But I'm also convinced there must be big variation between those trees grown at different location far from each other isolated in the bushes
Investing time to grow a fruit the locals do not bother to eat is a fun
but not my kind of fun

Hi Amaqeq,
Most certainly there is a huge variation between trees grown in different locations...Mannii is found in Congo,northern Angola, Zambia, Ghana, Nigeria, Gabon and Cameroon. I wonder if they are also found in Guinea, Sierra Loene, Liberia, Ivory Coast, Togo, Benin or even São Tomé e principe :-\

Yikes, a clove of garlic every morning :o Garlic is also used to get the ''something'' back  ;)
Time is like a river.
You cannot touch the same water twice, because the flow that has passed will never pass again.
Enjoy every moment of your life!

FlyingFoxFruits

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Its been a while since I've had a fruit that tasted like the smell of broken wind. (bad surinam cherry)

and a while since I've met someone with the gall to liken a fruit to the taste of flatulence.

Pleased to meet you friend.  ;D ;D

happy u joined the forum.

Annonas, Fruits, Farts, Friends, Forums  :)

Looks like a giant green strawberry
while having the chance was not aware of its existence
And now that I am I don't
It is looking like a tree who needs to grow in the bush as Jackfruitwhisperer mentioned
The inside looks a bit fibrous like Annona montana (at least from the photo)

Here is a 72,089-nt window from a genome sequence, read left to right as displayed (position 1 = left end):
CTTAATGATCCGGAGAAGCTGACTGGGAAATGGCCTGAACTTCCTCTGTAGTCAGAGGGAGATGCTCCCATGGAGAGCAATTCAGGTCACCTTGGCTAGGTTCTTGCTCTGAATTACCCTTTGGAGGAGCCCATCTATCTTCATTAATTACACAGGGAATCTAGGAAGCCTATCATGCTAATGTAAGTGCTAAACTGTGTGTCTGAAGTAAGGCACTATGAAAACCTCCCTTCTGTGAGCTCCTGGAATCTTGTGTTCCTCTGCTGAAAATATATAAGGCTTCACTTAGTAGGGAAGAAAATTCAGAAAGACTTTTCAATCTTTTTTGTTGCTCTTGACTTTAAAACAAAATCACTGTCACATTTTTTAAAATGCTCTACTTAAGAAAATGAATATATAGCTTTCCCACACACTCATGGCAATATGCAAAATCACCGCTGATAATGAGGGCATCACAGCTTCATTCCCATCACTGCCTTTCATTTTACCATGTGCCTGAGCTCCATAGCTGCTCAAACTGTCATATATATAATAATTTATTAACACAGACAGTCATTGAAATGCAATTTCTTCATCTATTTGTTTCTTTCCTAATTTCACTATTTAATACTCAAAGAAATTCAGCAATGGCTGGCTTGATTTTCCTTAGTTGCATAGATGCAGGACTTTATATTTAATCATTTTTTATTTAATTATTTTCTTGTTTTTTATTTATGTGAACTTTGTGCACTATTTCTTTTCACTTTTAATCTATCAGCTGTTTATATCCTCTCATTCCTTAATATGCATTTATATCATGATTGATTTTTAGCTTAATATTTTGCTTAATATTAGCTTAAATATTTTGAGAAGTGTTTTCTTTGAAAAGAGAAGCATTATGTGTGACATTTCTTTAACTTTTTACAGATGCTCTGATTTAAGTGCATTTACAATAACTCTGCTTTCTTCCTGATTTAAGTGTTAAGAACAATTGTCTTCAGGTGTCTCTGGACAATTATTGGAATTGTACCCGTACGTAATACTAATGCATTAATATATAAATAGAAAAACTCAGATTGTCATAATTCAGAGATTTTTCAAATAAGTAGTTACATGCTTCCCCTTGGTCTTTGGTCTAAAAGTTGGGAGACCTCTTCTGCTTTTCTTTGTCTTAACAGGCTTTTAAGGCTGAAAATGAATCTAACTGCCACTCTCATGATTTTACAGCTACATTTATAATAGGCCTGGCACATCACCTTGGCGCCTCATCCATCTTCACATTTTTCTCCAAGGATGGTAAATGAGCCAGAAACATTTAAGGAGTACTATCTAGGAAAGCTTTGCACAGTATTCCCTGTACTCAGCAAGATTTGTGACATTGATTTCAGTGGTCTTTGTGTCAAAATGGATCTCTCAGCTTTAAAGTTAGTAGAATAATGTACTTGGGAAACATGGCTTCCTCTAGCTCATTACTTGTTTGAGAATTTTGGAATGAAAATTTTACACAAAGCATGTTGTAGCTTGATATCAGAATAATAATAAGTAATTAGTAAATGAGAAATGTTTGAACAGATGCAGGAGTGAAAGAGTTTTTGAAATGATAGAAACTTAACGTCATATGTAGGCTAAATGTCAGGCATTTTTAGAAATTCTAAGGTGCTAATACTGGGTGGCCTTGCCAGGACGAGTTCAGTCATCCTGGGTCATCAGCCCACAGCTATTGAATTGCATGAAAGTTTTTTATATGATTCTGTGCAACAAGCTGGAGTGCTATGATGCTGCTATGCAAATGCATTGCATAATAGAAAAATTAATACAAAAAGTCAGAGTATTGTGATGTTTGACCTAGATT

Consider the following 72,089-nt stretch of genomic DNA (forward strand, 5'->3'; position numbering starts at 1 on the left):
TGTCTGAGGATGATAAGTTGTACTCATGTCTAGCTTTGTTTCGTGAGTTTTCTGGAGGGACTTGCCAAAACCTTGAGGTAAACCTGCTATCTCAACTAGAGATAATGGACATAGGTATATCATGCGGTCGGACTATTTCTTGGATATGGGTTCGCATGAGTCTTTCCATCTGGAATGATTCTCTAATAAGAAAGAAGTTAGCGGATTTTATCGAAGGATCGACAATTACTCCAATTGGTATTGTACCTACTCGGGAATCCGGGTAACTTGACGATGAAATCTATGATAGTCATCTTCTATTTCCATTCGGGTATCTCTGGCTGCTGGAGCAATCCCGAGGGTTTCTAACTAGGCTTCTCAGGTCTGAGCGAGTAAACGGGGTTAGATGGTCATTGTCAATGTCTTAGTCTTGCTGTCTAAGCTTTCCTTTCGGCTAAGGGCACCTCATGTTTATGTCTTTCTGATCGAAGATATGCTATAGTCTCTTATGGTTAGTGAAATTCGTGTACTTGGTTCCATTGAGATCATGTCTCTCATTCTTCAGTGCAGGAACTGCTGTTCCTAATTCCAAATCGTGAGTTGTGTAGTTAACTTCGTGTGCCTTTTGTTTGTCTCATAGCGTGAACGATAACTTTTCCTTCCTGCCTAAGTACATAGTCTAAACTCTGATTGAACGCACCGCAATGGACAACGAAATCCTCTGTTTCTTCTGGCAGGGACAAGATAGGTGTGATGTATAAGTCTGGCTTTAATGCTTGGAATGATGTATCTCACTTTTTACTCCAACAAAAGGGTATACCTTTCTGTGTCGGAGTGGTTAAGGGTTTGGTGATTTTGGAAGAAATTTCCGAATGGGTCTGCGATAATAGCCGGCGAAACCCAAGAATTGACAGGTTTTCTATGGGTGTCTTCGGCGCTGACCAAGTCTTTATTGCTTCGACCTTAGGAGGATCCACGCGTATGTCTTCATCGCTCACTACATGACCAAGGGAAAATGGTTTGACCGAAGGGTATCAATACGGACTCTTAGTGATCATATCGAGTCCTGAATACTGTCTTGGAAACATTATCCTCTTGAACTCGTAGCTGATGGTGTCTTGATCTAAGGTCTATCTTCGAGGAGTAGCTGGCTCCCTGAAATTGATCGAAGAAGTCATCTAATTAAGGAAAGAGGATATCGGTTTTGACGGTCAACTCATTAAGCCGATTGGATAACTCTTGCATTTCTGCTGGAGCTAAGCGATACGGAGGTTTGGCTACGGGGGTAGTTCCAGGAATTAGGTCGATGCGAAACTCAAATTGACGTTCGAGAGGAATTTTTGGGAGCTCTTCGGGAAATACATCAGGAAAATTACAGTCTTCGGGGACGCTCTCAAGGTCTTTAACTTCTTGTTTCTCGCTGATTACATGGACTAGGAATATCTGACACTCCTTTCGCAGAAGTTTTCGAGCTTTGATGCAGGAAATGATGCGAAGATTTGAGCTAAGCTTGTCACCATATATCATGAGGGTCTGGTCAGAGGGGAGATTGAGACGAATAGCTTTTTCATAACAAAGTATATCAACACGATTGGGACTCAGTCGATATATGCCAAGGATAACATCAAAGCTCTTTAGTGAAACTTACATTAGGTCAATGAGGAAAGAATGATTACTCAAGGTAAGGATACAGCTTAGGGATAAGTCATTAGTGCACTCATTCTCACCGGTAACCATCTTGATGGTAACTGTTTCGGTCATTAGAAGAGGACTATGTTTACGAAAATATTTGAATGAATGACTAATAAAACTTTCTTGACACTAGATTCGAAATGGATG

about acquiring taste I wont count on similarities between the different palates
one of my former workers in Liberia was offering me every morning an Clove of garlic to chew as a snake to open the day
And The palm wine had also the taste of an old fart
surely that is bilateral experience whenever two cultures examine each others food
like old blue cheese for example
But I'm also convinced there must be big variation between those trees grown at different location far from each other isolated in the bushes
Investing time to grow a fruit the locals do not bother to eat is a fun
but not my kind of fun

tabbydan

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I agree there are many acquired tastes here and there in the world.  In the 25 of the best fruits book the Danforths talk about some "odd tasting fruits" that Congolese people seem to like- at the same time most of the stuff they find they really liked too (junglesop WAS one of those)

I think Africa probably has at least as many fruit treasures to offer up as Asia or South America... it's just a lot less well known to the outside world.

The Saifu is actually why I joined this list.  The friend I mentioned showed me a link to the post with the picture of Saifu seeds and we both drooled about the Saifu (neither of us has tried it).  I won't make a strong effort to get seeds of it right now because I know my chances of getting it to fruit are about nill (I only collect such things incidentally, that is if I encounter the fruit and eat it).

Just in the genus Aframomium I imagine there are several tasty fruits (I know that genus has several nice spices, one identical to cardimom, another like a cross between black pepper and a burst of citrus)
What's that got to do with Jose Andres $10 brussel sprouts?

Jackfruitwhisperer69

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I agree there are many acquired tastes here and there in the world.  In the 25 of the best fruits book the Danforths talk about some "odd tasting fruits" that Congolese people seem to like- at the same time most of the stuff they find they really liked too (junglesop WAS one of those)

I think Africa probably has at least as many fruit treasures to offer up as Asia or South America... it's just a lot less well known to the outside world.